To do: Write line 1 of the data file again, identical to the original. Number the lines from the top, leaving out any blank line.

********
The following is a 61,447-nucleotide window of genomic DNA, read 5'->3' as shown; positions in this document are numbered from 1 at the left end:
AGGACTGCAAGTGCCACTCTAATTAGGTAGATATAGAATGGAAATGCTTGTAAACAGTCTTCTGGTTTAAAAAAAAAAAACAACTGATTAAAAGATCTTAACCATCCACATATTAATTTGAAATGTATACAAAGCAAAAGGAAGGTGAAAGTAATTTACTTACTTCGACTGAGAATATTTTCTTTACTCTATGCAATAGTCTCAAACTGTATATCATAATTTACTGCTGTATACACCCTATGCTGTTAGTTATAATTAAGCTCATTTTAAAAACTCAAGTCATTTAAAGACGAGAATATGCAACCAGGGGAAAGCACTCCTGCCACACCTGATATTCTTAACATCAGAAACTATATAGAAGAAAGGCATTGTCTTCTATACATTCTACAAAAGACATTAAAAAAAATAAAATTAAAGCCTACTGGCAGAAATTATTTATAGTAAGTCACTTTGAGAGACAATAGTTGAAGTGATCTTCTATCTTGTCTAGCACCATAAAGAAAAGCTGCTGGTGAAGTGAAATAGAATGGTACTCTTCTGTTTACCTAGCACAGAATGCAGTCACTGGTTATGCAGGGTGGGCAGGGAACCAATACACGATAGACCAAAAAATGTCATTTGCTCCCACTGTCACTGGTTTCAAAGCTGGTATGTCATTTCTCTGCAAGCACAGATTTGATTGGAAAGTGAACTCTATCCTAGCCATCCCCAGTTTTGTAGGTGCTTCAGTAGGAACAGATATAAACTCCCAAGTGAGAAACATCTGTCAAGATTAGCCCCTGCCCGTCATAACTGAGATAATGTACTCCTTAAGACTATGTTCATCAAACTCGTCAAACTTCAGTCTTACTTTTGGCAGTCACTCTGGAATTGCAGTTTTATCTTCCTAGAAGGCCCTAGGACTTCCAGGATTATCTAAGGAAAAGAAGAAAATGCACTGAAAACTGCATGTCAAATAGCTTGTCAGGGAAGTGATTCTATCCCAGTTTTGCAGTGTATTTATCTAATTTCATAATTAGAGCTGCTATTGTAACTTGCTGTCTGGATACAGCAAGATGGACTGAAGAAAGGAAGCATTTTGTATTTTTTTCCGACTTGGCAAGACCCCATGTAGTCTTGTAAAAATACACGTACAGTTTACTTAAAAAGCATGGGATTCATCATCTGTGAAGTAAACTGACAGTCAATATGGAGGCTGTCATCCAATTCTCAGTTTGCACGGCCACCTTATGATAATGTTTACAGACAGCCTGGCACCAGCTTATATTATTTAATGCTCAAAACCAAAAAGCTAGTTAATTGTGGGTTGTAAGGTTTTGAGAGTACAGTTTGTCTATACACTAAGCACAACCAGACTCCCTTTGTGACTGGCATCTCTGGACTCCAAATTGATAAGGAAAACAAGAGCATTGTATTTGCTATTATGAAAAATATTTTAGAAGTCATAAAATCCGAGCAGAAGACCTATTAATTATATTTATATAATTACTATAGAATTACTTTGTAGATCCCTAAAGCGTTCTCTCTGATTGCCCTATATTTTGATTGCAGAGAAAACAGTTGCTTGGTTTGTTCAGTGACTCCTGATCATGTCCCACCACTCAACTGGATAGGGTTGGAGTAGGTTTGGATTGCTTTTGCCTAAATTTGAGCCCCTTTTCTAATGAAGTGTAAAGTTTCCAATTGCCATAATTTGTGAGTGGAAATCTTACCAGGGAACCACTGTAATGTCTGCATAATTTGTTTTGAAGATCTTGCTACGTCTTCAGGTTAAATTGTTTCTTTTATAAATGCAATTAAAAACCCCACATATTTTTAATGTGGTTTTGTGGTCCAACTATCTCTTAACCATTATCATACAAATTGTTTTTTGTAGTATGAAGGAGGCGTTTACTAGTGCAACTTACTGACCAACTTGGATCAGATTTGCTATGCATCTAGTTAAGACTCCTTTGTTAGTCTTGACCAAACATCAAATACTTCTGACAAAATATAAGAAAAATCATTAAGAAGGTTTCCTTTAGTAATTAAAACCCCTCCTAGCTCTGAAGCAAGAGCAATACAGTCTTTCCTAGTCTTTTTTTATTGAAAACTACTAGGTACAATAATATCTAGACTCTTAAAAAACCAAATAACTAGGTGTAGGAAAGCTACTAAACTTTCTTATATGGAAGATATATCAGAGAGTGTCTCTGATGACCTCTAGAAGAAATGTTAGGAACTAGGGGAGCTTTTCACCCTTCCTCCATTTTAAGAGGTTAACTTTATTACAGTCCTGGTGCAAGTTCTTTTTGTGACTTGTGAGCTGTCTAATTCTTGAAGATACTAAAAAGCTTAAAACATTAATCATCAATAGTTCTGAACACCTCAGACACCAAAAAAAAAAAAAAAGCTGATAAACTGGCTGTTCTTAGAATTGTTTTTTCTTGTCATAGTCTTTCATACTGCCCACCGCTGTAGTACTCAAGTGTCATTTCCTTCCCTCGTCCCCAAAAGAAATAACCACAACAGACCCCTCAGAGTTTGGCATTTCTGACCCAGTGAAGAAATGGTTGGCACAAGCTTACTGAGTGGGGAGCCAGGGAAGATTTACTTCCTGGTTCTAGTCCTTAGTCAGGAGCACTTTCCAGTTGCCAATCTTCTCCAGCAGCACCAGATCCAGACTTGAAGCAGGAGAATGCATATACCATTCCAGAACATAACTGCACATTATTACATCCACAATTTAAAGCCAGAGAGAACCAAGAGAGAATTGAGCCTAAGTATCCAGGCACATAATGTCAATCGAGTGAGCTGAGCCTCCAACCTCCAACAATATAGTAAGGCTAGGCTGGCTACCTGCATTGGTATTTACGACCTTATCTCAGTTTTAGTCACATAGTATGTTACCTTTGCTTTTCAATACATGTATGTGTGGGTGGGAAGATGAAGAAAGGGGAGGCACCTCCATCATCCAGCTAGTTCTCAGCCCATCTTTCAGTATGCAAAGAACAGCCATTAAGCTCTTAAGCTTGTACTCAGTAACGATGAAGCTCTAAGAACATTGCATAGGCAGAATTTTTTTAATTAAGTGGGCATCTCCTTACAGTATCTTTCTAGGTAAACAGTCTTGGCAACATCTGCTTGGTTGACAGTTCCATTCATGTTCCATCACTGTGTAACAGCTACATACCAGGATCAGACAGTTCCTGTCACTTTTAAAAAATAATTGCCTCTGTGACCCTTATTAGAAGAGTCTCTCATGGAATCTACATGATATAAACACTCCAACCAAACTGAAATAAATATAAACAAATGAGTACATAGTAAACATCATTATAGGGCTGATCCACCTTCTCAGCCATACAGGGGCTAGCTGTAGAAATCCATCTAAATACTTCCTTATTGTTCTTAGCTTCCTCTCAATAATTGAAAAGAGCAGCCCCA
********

The following is a 61,447-nucleotide window of genomic DNA, read 5'->3' as shown; positions in this document are numbered from 1 at the left end: